Meanwhile, a snap election was held in Japan yesterday. Prime Minister Shinzo Abe’s Liberal Democratic Party and Komeito, its junior partner in the ruling coalition, won the Lower House election by a landslide. In an election billed as a touchstone for the LDP’s economic policies, the ruling bloc secured a two-thirds supermajority in the 475-seat House of Representatives, giving it the power to override the Upper House. Sunday’s poll was widely seen as a referendum on Abe’s economic policies, dubbed “Abenomics” — a policy mix of radical monetary easing, fiscal stimulus and structural reform vows.
Russia’s currency is plunging yet again today. Currency prices are all about supply and demand. And just about everything that’s transpired in the past year has made the world far less interested in buying Russian money. Last year, one-third of Russia’s exports came from crude oil. When the value of your exports collapse, so does your currency. Worse yet, the Russian government, ever dependent on oil revenue, needs about $100 per barrel to balance its budget. And so, in a rather surprising and dramatic move late today, the Russian Central Bank raised interest rates from 10.5% to 17%. The ruble has lost 18 percent of its value just this month and if the slide continues it might just end up as the worst performing currency of the year—even worse than the Ukrainian hryvnia. Sometimes irony can be completely delicious.
The main event in the US is the Federal Reserve rate decision, where most observers are on the lookout for any change in the central bank’s rhetoric, especially around the timing of a rate hike. No one really expects the Federal Open Market Committee to do anything to the Fed’s ultra-low interest rates when they meet on Wednesday. That’s why most traders will instead focus on any changes to the language in Fed chairwoman Janet Yellen’s statement: Will it finally drop the phrase “considerable time” when discussing when it may make its first rate hike?
One of the thing the Fed should do, if they are really serious about raising rates, is to explain how they will handle the disconnect between the US and the international bond markets, because it is a disconnect that just might lead to a big sell-off in bonds.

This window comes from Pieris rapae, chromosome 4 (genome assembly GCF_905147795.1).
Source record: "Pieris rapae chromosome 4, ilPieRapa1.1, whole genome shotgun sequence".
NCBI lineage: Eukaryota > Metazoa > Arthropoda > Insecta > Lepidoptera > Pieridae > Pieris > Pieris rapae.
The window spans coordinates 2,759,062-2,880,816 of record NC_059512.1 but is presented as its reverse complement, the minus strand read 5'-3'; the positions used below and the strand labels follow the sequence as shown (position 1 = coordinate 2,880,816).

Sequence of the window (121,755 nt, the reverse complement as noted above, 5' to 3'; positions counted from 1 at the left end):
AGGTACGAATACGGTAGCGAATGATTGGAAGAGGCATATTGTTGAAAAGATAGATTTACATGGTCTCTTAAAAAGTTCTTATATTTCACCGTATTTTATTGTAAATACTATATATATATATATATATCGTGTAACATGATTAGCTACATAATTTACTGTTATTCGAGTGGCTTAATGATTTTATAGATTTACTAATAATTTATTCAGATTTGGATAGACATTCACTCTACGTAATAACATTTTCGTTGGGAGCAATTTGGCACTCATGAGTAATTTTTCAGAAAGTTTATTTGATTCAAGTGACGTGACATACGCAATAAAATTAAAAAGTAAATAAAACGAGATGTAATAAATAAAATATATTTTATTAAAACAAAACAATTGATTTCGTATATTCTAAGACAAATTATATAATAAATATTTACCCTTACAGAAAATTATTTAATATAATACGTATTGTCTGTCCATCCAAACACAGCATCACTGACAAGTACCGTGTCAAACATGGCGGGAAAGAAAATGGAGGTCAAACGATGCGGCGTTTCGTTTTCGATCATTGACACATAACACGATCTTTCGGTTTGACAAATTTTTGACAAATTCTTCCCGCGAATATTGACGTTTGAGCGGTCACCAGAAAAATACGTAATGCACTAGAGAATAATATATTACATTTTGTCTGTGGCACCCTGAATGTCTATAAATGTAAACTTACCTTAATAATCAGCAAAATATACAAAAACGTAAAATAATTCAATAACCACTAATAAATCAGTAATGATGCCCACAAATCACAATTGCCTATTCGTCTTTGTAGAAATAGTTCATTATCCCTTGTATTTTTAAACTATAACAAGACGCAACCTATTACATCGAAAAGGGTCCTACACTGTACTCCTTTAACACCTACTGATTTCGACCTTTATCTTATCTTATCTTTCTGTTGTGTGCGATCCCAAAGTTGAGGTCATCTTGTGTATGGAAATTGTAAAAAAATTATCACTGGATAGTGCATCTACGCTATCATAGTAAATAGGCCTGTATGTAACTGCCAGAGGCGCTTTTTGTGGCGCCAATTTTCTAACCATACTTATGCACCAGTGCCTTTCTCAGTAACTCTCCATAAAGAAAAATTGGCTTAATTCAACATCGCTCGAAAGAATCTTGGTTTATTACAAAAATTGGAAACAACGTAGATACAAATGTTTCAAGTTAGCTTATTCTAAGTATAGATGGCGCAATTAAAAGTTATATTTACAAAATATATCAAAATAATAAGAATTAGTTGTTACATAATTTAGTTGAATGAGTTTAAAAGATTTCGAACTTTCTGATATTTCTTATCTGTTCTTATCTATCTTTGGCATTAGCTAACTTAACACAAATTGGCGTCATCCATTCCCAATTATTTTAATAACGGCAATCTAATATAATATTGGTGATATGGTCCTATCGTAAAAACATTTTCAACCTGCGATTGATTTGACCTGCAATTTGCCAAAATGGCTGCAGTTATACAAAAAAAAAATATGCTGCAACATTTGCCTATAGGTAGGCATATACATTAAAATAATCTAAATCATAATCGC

US central bank policy makers expect the main Fed funds rate to rise from near zero today to 1.25 per cent by the end of next year, with the first rate rise penciled in for next June. The market projects rates to end 2015 at 0.50 per cent, with the first rate rise in October.
By the end of 2016, the Fed’s policy makers forecast rates at 2.75 per cent, while the market has them at 1.50 per cent. By the end of 2017, Fed policy makers expect rates to be 3.75 per cent compared with market forecasts of 2.0 per cent.
Keep in mind that we are likely to see much more monetary easing in Japan, now that Abe has scored a victory in the snap election. Also, there is a very strong likelihood that Mario Draghi will indeed deliver full blown quantitative easing in the Eurozone early next year, which should keep Euro bond yields in the extremely low to negative range.
But in the US, there has to be risks that yields will rise sharply, should the Fed stick to its forecasts and start tightening policy aggressively in the middle of next year.
With yields on 10-year US Treasuries close to all-time lows and nearly a percentage point lower than they were when the year began, yields surely have only one direction to go — and that is up. If US yields do head north, then yields in other government bonds are likely to follow, despite benign inflationary pressures and the launch of QE by the European Central Bank and continued QE in Japan.
It means 2015 could be a tricky year for fixed income fund managers, particularly those running long-only portfolios. This might explain why absolute return funds have become more popular, as these funds can short the market and use derivatives to protect capital in the event of a blow-up in bonds.
For example, some absolute return funds have bought emerging market credit default swaps to protect portfolios against a sharp jump in yields. I don’t want to play the game of trying to predict where bond yields will be a year from now; that’s a fool’s errand, as the spectacular failure of most bond forecasts this past year proved. But it seems that something big might happen, just because there is a big disconnect between global bond markets.
The US Senate was still at work today because there are a few more pre-holiday tasks ahead. However, there will be no government shutdown as a spending bill was passed Saturday. There were some very strange provisions that were tacked onto the spending bill, but the strangest by far was allowing Citigroup to open a branch office in the cloakroom of the House of Representative. Lawmakers said it was just a matter of convenience and would make it easier to collect their payments and take there marching orders. (not confirmed, it just seems that way)